News Briefing - Crowdfunding, SME And Alternative Finance

Traditional banking hall with customers, and tellers behind glass

1. UK – P2P

 

This Is Money looks at Money&Co, and asks why the company isn't making bigger profits.  Peer2Peer Finance News digs deeper, and adds in information that doesn't show on the balance sheet. 

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2. US – SMEs

 

The Bulletin reports on the Oregon start-up scene:

 

‘Investment in Oregon startups hit its highest point in nearly two decades during 2018. The state’s entrepreneurs pulled in more than $600 million — double the prior year’s haul.

The influx doesn’t reflect a resurgent startup scene, however. Rather, last year’s tally is an echo of an upsurge that took place a decade ago.

The biggest investment went to Portland product development specialist Jama Software, which sold the company for more than $200 million in a deal led by New York investment firm Insight Venture Partners. Jama isn’t a startup anymore — it was founded way back in 2007.”

3. US – FinTech

Initial Coin Offerings (ICOs) are booming in offshore financial centres. In 2017, only a small minority of cryptocurrency transactions were taking place offshore but just a year later, according to a study by PriceWaterhouseCoopers and CryptoValley, the Cayman Islands, British Virgin Islands (BVI) and Singapore were the top three jurisdictions of choice for ICOs in the world in 2018.

How did these top three jurisdictions raise more than US$7.67 billion through ICOs, 60% more than the rest of the top ten jurisdictions combined? And why are the world’s ICOs all looking to take place offshore?

 

Crowdfund Insider has more.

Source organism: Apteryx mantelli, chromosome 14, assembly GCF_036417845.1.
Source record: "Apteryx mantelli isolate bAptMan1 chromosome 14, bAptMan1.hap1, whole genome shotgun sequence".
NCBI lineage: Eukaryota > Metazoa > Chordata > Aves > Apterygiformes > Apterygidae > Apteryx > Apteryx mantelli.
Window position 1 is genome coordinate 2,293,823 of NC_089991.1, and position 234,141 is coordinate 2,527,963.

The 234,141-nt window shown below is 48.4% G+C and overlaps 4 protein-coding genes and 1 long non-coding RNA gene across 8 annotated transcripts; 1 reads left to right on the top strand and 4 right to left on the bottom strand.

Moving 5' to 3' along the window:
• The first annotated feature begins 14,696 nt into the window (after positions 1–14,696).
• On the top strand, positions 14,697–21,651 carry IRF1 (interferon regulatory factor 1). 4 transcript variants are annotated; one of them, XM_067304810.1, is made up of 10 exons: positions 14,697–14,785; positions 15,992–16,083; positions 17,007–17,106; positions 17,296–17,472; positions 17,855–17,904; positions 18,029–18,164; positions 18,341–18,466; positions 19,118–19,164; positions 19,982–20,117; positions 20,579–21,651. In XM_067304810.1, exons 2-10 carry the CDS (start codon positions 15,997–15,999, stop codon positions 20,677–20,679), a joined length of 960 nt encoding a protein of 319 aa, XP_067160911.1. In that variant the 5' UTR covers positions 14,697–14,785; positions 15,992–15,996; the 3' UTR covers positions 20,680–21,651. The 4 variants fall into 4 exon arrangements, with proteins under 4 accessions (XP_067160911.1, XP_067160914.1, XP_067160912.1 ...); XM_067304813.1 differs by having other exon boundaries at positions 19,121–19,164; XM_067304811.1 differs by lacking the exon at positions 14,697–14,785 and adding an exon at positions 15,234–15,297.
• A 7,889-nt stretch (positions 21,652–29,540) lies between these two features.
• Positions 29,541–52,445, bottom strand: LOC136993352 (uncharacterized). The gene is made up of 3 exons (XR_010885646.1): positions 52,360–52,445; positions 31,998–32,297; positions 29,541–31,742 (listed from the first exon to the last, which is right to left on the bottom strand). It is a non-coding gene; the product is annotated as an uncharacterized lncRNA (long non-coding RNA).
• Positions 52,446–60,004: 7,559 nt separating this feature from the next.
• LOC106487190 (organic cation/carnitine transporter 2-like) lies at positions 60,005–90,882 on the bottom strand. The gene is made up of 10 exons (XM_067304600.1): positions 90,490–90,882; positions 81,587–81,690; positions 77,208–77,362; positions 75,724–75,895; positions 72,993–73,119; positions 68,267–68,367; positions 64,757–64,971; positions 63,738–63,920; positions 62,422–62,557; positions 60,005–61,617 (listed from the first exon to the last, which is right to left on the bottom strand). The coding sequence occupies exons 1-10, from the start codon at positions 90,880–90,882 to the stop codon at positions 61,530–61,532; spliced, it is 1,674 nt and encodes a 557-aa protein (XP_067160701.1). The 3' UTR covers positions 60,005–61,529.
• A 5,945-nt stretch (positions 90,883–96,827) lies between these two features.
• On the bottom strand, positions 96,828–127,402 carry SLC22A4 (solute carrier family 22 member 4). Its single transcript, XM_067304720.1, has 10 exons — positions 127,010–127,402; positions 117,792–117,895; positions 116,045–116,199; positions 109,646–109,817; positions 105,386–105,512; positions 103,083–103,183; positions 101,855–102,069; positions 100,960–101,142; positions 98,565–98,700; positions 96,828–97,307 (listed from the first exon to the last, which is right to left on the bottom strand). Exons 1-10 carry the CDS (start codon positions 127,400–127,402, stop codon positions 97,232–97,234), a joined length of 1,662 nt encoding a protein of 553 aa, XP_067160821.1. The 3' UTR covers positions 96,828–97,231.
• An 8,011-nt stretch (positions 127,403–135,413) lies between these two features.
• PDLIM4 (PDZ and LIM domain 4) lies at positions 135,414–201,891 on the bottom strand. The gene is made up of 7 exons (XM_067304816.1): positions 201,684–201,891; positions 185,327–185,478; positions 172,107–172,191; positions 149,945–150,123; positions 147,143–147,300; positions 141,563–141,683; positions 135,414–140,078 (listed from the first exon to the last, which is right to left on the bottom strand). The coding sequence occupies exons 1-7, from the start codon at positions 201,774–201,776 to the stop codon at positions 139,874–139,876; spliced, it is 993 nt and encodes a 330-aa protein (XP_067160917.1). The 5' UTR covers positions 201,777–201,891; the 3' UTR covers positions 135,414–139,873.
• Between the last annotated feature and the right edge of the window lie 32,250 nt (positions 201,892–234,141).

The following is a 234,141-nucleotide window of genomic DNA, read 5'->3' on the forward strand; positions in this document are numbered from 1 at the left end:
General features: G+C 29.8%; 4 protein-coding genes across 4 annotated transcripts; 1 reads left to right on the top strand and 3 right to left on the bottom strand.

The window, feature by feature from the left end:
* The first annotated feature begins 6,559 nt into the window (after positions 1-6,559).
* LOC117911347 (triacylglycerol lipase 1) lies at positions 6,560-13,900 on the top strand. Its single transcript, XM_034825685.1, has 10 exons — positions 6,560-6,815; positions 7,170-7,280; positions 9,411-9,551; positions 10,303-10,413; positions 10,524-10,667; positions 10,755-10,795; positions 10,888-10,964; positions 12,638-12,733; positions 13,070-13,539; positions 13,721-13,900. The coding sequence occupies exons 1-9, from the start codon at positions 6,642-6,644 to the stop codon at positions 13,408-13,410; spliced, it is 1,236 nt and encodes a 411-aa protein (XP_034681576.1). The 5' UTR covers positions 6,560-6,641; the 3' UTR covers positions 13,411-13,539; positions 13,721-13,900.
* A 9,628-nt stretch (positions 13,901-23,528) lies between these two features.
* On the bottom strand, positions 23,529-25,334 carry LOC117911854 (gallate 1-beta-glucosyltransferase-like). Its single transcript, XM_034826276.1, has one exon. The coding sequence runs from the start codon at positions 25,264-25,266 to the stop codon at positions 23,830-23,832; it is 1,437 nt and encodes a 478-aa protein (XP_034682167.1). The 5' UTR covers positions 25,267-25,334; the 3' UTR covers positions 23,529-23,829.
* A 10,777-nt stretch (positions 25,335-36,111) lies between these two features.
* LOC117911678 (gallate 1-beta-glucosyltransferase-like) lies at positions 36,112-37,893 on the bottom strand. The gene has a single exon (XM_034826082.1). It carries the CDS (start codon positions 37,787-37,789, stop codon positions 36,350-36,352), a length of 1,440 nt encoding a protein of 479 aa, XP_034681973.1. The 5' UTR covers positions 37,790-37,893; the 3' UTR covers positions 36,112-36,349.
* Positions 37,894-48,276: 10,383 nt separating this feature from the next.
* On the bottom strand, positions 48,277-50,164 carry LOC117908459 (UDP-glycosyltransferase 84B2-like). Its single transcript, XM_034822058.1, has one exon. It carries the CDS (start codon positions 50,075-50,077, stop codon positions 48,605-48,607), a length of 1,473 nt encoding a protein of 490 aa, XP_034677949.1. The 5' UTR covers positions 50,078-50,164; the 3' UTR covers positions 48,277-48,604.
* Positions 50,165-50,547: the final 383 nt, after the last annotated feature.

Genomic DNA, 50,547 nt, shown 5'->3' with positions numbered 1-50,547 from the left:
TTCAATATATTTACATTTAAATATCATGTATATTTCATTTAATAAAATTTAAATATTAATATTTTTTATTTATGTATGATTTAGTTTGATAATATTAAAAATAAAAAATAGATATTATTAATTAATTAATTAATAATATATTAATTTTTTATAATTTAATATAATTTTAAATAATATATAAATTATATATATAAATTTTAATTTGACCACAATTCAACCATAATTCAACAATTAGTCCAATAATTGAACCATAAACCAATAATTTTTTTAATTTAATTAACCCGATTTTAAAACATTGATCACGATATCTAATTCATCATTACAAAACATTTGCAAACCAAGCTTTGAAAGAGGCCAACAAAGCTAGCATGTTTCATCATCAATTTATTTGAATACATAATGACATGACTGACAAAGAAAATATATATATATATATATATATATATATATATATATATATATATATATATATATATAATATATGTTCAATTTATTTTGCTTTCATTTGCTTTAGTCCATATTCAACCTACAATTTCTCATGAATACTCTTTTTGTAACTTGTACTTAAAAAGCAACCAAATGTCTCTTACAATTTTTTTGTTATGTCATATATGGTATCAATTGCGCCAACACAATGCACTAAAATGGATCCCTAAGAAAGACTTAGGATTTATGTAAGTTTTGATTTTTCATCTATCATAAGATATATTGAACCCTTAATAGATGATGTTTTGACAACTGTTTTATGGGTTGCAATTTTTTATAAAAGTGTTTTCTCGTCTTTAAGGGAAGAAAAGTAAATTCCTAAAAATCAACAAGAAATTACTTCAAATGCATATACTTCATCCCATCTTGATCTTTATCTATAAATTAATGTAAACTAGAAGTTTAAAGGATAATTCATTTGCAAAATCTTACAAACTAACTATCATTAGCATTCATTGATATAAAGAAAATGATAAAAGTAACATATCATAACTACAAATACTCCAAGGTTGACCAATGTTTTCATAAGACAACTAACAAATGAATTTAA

4. US – FinTech

Crowdfundinsider appraises a recent report from a global consultancy firm .

“McKinsey published a widely read report on the emerging blockchain industry, titled, Blockchain’s Occam problem.

In brief, McKinsey said that blockchain is failing to live up to its perceived potential. While billions of dollars are being spent on experimentation and applications, the solutions provided are simply not making the cut.

Occam, by the way, believed that simpler solutions were more effective than more complex options. McKinsey has pegged blockchain in the more complex category (at least for the moment). McKinsey admits there is clear potential but doubts are emerging as money is being spent and little is being accomplished.

 

Angel Versetti, CEO of Ambrosus a decentralized IoT network for next-generation supply chains, stated:

“The report claims that competing emerging technologies are hindering the progress of blockchain, however, I think there is no technology that really competes with blockchain in terms of its core value proposition: censorship-resistant, universally trusted ledger of transactions and contracts with no central point of failure. There is no other technology that has come anywhere close to creating this in theory, much less in practice. Blockchain is governed by mathematics and a fixed set of rules, executed transparently and verifiable. I think the problem is that during the hype many projects tried to use blockchain for every single problem in the world (or even sometimes non-existent problems), which led to a lot of failures. Blockchain will not solve all the problems of the world. But in the core value proposition of data integrity and immutability, blockchain is king.”

5. International – FinTech

 

ET Tech looks at a major investment by SoftBank.

 

SoftBank Group will inject another $2 billion in WeWork this year, bringing the Japanese conglomerate's total investment in the office space provider to more than $10 billion, according to two people familiar with the matter.

The new investment will value WeWork at $47 billion, one of the sources said. SoftBank will separately convert previously purchased warrants into equity at a valuation of $20 billion, the source added. The Financial Times reported earlier on Monday that SoftBank was in talks to inject an additional $2 billion into WeWork”